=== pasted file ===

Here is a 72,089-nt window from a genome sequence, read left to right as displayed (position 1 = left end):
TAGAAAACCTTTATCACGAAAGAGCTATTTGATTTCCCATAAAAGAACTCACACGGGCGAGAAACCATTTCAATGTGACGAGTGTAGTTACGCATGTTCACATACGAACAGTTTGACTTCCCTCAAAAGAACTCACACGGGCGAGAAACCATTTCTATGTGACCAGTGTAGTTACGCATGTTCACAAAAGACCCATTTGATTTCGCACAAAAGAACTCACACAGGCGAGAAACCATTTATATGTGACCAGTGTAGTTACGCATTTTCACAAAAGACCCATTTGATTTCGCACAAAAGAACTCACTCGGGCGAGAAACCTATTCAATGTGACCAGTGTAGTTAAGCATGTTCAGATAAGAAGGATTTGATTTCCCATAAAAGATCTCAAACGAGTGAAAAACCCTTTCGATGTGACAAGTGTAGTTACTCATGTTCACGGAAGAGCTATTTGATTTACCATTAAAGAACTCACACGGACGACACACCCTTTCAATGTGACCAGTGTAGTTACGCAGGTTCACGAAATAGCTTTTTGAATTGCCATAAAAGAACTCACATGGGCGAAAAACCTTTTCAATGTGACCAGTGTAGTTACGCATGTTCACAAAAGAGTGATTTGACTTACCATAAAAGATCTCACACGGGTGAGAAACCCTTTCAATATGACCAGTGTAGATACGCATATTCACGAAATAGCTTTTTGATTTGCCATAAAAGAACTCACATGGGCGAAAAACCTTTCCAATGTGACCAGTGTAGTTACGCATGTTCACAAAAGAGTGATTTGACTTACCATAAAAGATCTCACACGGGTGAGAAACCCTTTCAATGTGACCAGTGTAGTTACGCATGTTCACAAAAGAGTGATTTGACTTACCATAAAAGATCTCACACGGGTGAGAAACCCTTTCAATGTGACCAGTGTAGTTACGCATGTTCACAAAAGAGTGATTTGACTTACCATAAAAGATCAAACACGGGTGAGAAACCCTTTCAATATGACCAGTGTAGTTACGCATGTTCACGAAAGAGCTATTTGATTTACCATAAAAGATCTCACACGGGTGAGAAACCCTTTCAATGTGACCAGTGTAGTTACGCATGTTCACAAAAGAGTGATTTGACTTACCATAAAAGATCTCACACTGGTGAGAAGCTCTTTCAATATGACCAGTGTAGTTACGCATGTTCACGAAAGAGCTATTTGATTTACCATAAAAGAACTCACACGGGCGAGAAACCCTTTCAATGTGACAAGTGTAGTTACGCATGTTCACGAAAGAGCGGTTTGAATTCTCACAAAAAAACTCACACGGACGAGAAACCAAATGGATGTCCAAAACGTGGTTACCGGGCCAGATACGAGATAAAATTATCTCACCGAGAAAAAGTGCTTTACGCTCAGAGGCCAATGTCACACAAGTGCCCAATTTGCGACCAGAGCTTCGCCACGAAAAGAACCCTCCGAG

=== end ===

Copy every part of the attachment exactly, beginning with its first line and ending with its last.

Here is a 72,089-nt window from a genome sequence, read left to right as displayed (position 1 = left end):
TAGAAAACCTTTATCACGAAAGAGCTATTTGATTTCCCATAAAAGAACTCACACGGGCGAGAAACCATTTCAATGTGACGAGTGTAGTTACGCATGTTCACATACGAACAGTTTGACTTCCCTCAAAAGAACTCACACGGGCGAGAAACCATTTCTATGTGACCAGTGTAGTTACGCATGTTCACAAAAGACCCATTTGATTTCGCACAAAAGAACTCACACAGGCGAGAAACCATTTATATGTGACCAGTGTAGTTACGCATTTTCACAAAAGACCCATTTGATTTCGCACAAAAGAACTCACTCGGGCGAGAAACCTATTCAATGTGACCAGTGTAGTTAAGCATGTTCAGATAAGAAGGATTTGATTTCCCATAAAAGATCTCAAACGAGTGAAAAACCCTTTCGATGTGACAAGTGTAGTTACTCATGTTCACGGAAGAGCTATTTGATTTACCATTAAAGAACTCACACGGACGACACACCCTTTCAATGTGACCAGTGTAGTTACGCAGGTTCACGAAATAGCTTTTTGAATTGCCATAAAAGAACTCACATGGGCGAAAAACCTTTTCAATGTGACCAGTGTAGTTACGCATGTTCACAAAAGAGTGATTTGACTTACCATAAAAGATCTCACACGGGTGAGAAACCCTTTCAATATGACCAGTGTAGATACGCATATTCACGAAATAGCTTTTTGATTTGCCATAAAAGAACTCACATGGGCGAAAAACCTTTCCAATGTGACCAGTGTAGTTACGCATGTTCACAAAAGAGTGATTTGACTTACCATAAAAGATCTCACACGGGTGAGAAACCCTTTCAATGTGACCAGTGTAGTTACGCATGTTCACAAAAGAGTGATTTGACTTACCATAAAAGATCTCACACGGGTGAGAAACCCTTTCAATGTGACCAGTGTAGTTACGCATGTTCACAAAAGAGTGATTTGACTTACCATAAAAGATCAAACACGGGTGAGAAACCCTTTCAATATGACCAGTGTAGTTACGCATGTTCACGAAAGAGCTATTTGATTTACCATAAAAGATCTCACACGGGTGAGAAACCCTTTCAATGTGACCAGTGTAGTTACGCATGTTCACAAAAGAGTGATTTGACTTACCATAAAAGATCTCACACTGGTGAGAAGCTCTTTCAATATGACCAGTGTAGTTACGCATGTTCACGAAAGAGCTATTTGATTTACCATAAAAGAACTCACACGGGCGAGAAACCCTTTCAATGTGACAAGTGTAGTTACGCATGTTCACGAAAGAGCGGTTTGAATTCTCACAAAAAAACTCACACGGACGAGAAACCAAATGGATGTCCAAAACGTGGTTACCGGGCCAGATACGAGATAAAATTATCTCACCGAGAAAAAGTGCTTTACGCTCAGAGGCCAATGTCACACAAGTGCCCAATTTGCGACCAGAGCTTCGCCACGAAAAGAACCCTCCGAG